Technologists at the Massachusetts Institute of Technology (MIT) are developing an open source, digitized food-growing system, a concept they say has the potential to retool food production to accommodate high-density urban living. The Food Computer (FC) uses robotic systems and actuated climate-, energy-, and plant-sensing mechanisms to create a controlled environment. "Not unlike climate-controlled data centers optimized for rows of servers, FCs are designed to optimize agricultural production by monitoring and actuating a desired climate inside of a growing chamber," says Caleb Harper, principal research scientist for the Open Agriculture (OpenAG) Initiative at MIT's Media Lab. Sensors would monitor the growing conditions for the crop and fine-tune the light exposure, temperature, humidity, carbon dioxide level, water cycle, and nutrient exposure according to a preset recipe for growing the plant. The recipes for each crop, the controlling software, and sensing data would be freely circulated among FC users for tweaking and improvement. OpenAG envisions a tabletop FC, as well as a walled walk-in module the size of a shipping container, and a warehouse-scale unit.


Robots Could Make the Supreme Court More Transparent
The Atlantic (01/20/16) Adrienne LaFrance

Massachusetts Institute of Technology graduate William Li and colleagues have built an algorithm designed to determine which U.S. Supreme Court justices wrote unsigned opinions. Known in the legal world as unsigned decisions, they are meant to correct glaring errors, and Li says courts arguably abuse the veil of anonymity. The team began its work in 2012, amid rumors that Chief Justice John Roberts changed his mind at the last minute on the Affordable Care Act. Li and colleagues used a combination of statistical data mining and machine learning to glean the individual writing style of each justice from the opinions they signed over the years. The algorithm picked up on the justices' distinct signatures--words and phrases used and the way they structured sentences--and the researchers tested the accuracy of its findings by showing it signed opinions but withheld authorship. They report the bot was correct 81 percent of the time. Although the researchers say with enough data a robot justice could issue decisions in the style of individual justices, Li notes "the justice Turing test, if you will, might be difficult to solve."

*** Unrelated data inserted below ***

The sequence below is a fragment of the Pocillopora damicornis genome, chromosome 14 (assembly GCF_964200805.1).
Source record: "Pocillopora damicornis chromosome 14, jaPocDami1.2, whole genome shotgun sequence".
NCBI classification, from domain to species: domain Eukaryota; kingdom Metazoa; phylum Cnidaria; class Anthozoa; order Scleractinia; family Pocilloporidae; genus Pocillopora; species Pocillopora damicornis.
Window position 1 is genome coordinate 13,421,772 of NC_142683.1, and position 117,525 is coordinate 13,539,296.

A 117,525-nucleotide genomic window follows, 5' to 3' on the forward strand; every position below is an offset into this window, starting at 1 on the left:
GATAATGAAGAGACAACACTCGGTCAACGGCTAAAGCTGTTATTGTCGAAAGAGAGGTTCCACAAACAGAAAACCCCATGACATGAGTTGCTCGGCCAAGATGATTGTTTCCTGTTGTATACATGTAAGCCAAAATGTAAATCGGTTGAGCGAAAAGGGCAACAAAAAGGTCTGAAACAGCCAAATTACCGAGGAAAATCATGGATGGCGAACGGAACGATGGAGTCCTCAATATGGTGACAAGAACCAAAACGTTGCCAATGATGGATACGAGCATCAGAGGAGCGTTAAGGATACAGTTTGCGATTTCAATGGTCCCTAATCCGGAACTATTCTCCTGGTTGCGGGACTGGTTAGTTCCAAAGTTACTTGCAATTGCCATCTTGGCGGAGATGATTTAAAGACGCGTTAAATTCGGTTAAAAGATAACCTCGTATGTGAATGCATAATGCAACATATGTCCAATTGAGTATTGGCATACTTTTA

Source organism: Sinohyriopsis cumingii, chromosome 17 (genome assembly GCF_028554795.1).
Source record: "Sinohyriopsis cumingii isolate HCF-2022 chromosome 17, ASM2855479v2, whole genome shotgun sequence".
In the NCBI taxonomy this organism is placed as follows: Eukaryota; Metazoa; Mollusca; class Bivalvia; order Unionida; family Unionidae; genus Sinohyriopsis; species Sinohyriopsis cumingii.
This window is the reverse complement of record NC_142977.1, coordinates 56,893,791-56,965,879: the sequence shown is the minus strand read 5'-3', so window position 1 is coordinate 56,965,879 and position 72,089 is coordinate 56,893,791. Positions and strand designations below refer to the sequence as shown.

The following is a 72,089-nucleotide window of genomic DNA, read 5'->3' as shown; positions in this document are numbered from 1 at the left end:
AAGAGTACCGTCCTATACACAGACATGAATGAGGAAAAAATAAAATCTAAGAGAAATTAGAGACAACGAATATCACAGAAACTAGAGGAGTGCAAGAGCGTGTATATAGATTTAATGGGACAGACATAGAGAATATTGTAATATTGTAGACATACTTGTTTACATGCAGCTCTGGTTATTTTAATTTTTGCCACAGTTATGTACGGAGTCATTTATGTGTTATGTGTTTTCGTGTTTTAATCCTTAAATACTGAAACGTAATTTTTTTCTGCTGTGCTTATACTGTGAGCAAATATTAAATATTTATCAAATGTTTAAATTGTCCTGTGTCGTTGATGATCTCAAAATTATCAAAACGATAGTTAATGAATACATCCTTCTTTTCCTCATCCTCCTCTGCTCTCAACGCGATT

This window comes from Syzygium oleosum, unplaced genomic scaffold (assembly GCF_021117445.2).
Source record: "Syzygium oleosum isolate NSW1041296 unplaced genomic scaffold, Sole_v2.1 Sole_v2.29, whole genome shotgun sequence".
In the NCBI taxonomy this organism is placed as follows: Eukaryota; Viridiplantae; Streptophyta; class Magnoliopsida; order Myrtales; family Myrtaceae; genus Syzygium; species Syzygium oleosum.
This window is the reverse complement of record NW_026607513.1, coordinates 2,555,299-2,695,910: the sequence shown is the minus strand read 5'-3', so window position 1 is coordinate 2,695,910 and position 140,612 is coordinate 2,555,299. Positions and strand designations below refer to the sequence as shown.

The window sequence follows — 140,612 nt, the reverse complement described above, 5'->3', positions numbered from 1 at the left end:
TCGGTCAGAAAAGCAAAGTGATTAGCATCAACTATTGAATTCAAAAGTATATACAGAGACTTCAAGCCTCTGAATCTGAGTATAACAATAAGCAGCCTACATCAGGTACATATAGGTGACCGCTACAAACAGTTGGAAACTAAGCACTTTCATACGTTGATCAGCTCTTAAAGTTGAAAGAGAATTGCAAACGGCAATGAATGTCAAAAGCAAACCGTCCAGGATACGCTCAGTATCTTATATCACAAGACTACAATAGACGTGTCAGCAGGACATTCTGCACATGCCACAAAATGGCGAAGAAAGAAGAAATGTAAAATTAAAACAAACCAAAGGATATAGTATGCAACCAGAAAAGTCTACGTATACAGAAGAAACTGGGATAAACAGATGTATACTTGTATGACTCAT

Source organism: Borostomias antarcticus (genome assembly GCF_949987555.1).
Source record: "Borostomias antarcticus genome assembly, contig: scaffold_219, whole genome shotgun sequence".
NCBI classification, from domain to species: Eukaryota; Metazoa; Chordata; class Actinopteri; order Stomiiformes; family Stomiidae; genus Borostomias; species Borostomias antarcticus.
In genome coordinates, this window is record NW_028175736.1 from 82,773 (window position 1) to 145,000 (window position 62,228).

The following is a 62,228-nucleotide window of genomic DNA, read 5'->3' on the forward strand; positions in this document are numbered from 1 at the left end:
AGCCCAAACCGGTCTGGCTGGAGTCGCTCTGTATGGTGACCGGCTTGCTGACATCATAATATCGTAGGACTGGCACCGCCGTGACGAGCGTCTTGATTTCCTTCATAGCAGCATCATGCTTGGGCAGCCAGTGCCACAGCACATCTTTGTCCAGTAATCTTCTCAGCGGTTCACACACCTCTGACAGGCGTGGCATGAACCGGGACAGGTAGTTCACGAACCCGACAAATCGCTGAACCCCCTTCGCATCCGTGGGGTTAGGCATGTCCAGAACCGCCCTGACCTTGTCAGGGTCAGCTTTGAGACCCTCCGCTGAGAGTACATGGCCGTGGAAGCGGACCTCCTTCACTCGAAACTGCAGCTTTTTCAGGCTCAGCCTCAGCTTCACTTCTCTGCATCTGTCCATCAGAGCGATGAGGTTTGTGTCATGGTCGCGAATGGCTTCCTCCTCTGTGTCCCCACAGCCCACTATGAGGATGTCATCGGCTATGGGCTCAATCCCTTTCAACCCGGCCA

This Smartphone Technology 3D Maps Your Meal and Counts Its Calories
University of Washington News and Information (01/19/16) Jennifer Langston

University of Washington (UW) researchers have developed NutriRay3D, a laser-mapping technology and smartphone app that enables users to point a smartphone at a plate of food and get an accurate count of the total calories and nutrition. NutriRay3D uses laser-based three-dimensional (3D) reconstruction techniques to calculate the caloric content of 9,000 types of food. In initial user studies, the system estimated nutritional content with between 87.5-percent and 91-percent accuracy. A laser accessory connects to the smartphone and projects a grid of dots onto a plate or bowl and calculates the volume of food; the measurements are used to estimate the nutritional content of a particular piece of food. "It creates a 3D map based on where the dots align, and then you can put them all together to get the actual volume of the food, and estimating these portion sizes is where average people and other calorie counting methods often fall short," says UW researcher Sep Makhsous. The app crosschecks the measurements against a database of foods to calculate the nutritional content on the plate. In addition, the NutriRay3D app can identify basic foods on its own but enables users to either speak into the phone or manually enter details about more complicated meals.


New Methods for More Energy-Efficient Internet Services
Umea University (Sweden) (01/19/16) Ingrid Soderbergh